IN: Reviews

Yang Fills in for Cancelling Tomšič


Joyce Yang emotes earlier in the Rockport season(Michael J. Lutch photo)
Joyce Yang emotes earlier in the Rockport season (Michael J. Lutch photo)

When Dubrovka Tomšič announced to David Deveau that she would be cancelling her Shalin Liu recital due to an inflamed finger, the Rockport Chamber Music Festival artistic director wasted no time in engaging 2005 Van Cliburn silver medalist Joyce Yang, who had appeared a couple of weeks earlier. If Yang had any trepidation about filling in for an august personage, she betrayed no hint thereof. On Sunday afternoon we heard a very confidently executed and interesting program of works based on “bipolar disorder” in Yang’s description.

Surely Schumann’s alternations between pieces characteristic of the wild Florestan and those evocative of the dreamy Eusebius constitute a kind of madness, as do Rachmaninoff’s queasy sesawings (especially in the truncated second version of his second sonata) between bathos and bombast. What was surprising was how well Scarlatti fit into this pattern. His rapid contrasts between, fast and slow, load and soft, major and minor also represent polar alternations—but somehow less neurotic ones.

We like Scarlatti on piano and Yang clearly revels in the wit and liveliness of the Italian master. In the D Major Sonata L. 14 we heard distinctly varied takes on repeated figures. But what was consistent was the clarity of her technique; even though she colored and pedaled (this was not early music making), every note counted and nothing was blurred. She followed with lighting strikes through  Scarlatti’s Sonata in A Minor L. 14, reveling in the in the condition of her award winning chops.

Yang described the two Sebastian Currier pieces which followed as parodies of Scarlatti, while also letting us know that the wrong notes we would hear were the composer’s rather than the performer’s. Scarlatti Cadences, written for the force-of-nature pianist Emma Tahmizian (the composers former wife), opened with mysterious trills and free fantasias before gliding into scintillations— plausibly following a Scarlattian reciprocating structure. But Currier is more relentless than the earlier master and his wit heavier. Currier’s Brainstorms was something of a moto perpetuo—more a catalogue of piano technique than homage to Scarlatti. We heard lots of velocity and power, great trilling octaves, room-filling chords and crystalline runs. This was some of the fastest and loudest playing we have so far heard at Rockport in four years at Shalin Liu.

When Yang came out to play Schumann’s Fantasy Pieces Opus 12, it sounded like a different instrument had been bought onto the stage. Limpidity replaced brass in her tender colorations. The sections were well differentiated and well characterized. In the Evening was inward and reflective, Soaring was impetuous, youthful and yet nostalgic, Why had the most generous rubato, Whims moved forward with an exciting inevitability, Fable seemed more nightmarish than in other renditions, yet the bad dream resolved into a gilded dawn as consoling as The Poet Speaks in Scenes of Childhood, and Dreams’ Confusions whirred by. Yang’s bravura dispatch of The End of the Song carried the audience away, but left your writer wanting a bit more freedom and patience from the entire set.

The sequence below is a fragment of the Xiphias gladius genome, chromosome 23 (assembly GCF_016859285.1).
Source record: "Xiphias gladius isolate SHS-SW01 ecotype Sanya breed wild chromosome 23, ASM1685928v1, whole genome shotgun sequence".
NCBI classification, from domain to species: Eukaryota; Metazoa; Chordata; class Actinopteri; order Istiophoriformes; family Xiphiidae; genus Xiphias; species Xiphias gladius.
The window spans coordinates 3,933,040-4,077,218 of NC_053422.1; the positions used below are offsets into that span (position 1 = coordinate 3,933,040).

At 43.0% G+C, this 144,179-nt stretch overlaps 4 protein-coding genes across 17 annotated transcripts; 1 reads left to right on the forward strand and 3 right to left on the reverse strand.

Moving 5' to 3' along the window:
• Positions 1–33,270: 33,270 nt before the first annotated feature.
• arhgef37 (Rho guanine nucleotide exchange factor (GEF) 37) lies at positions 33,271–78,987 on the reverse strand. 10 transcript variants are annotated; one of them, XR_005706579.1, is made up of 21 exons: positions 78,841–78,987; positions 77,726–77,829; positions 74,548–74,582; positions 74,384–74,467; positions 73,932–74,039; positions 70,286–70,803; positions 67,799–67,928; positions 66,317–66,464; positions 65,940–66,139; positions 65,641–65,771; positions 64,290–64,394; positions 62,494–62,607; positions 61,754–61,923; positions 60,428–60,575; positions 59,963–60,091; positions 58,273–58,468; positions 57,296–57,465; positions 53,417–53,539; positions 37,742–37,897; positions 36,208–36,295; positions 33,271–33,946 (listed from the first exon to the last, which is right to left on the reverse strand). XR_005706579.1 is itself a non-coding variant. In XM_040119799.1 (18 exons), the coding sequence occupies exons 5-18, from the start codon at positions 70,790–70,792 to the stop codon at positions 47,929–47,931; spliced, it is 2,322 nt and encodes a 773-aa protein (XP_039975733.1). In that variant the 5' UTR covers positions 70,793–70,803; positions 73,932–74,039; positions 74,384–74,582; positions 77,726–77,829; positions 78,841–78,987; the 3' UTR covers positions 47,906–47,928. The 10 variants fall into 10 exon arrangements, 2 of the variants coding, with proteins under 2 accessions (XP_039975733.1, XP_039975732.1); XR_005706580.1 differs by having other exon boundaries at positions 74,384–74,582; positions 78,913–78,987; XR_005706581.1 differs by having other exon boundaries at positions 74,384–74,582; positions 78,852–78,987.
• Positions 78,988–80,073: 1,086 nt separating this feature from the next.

Three songs by Rachmaninoff arranged and embellished by Earl Wild found Yang needful of discovering a bit more of the song and the sentiment amidst the filigree. There were certainly a lot of notes in Wild’s versions, transforming the originals almost as much as Godowski did in his elaborations of the Chopin Etudes.  In Dreams Yang took a fast and somewhat relentless approach, almost sounding at times like Feux d’artifice. Wild’s own take on the piece was certainly dreamier [here]. The indestructible Vocalise came last. Yang’s piano sang more like a chanteuse than a weary Russian and Wild’s complicated additions seemed almost narcissistic. Have a listen to a very Russian and very weird Clara Rockmore playing the Vocalise on theremin here.

The closer was Rachmaninoff’s Sonata No. 2 in B-flat major in the 1931 revision, in which the composer trimmed five minutes of “meanderings” according to Yang, leaving the work with stronger, more abrupt contrasts.  Other performers have preferred Horowitz’s halfway-in-between version. Yang mowed down the sonata without any fear. She remains a fully armed competitor ready to take on any challenge presented. In this titanic performance, the iceberg would have surrendered.

Yang responded to the grateful tumult from the audience with something Wild: his arrangement of Gershwin’s “My man done gone”- more notey than bluesy in this execution, I’m sorry to say.

 Lee Eiseman is publisher of the Intelligencer


3 Comments [leave a civil comment (others will be removed) and please disclose relevant affiliations]

  1. Scarlatti wrote many sonatas in D major and in A minor. What K. (Kirkpatrick) #s were they? There are enough Scarlatti-knowledgeable players and listeners out there that it’s important to be more specific so they understand what you are describing. Thanks.

    Comment by Susan Miron — July 2, 2013 at 3:05 pm

  2. Unfortunately, Kirkpatrick made no appearance on the program, but Longo was there.

    Comment by Lee Eiseman — July 2, 2013 at 5:09 pm

  3. Sounds like you two can work this out with a visit to the indispensable Scarlatti Converter site:

    Comment by Michael Monroe — July 5, 2013 at 12:24 pm

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